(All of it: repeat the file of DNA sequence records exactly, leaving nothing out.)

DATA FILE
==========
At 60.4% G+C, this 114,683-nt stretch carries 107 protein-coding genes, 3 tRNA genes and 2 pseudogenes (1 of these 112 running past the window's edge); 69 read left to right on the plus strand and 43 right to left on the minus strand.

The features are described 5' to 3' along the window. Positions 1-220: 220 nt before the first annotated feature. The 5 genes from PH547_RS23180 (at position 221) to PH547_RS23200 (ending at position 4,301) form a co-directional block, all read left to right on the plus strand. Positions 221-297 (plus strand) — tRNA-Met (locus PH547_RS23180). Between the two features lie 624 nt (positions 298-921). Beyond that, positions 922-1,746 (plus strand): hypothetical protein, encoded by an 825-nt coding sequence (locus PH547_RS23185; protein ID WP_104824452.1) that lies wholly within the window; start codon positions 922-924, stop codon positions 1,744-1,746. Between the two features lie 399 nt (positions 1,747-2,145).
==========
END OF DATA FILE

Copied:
At 60.4% G+C, this 114,683-nt stretch carries 107 protein-coding genes, 3 tRNA genes and 2 pseudogenes (1 of these 112 running past the window's edge); 69 read left to right on the plus strand and 43 right to left on the minus strand.

The features are described 5' to 3' along the window. Positions 1-220: 220 nt before the first annotated feature. The 5 genes from PH547_RS23180 (at position 221) to PH547_RS23200 (ending at position 4,301) form a co-directional block, all read left to right on the plus strand. Positions 221-297 (plus strand) — tRNA-Met (locus PH547_RS23180). Between the two features lie 624 nt (positions 298-921). Beyond that, positions 922-1,746 (plus strand): hypothetical protein, encoded by an 825-nt coding sequence (locus PH547_RS23185; protein ID WP_104824452.1) that lies wholly within the window; start codon positions 922-924, stop codon positions 1,744-1,746. Between the two features lie 399 nt (positions 1,747-2,145).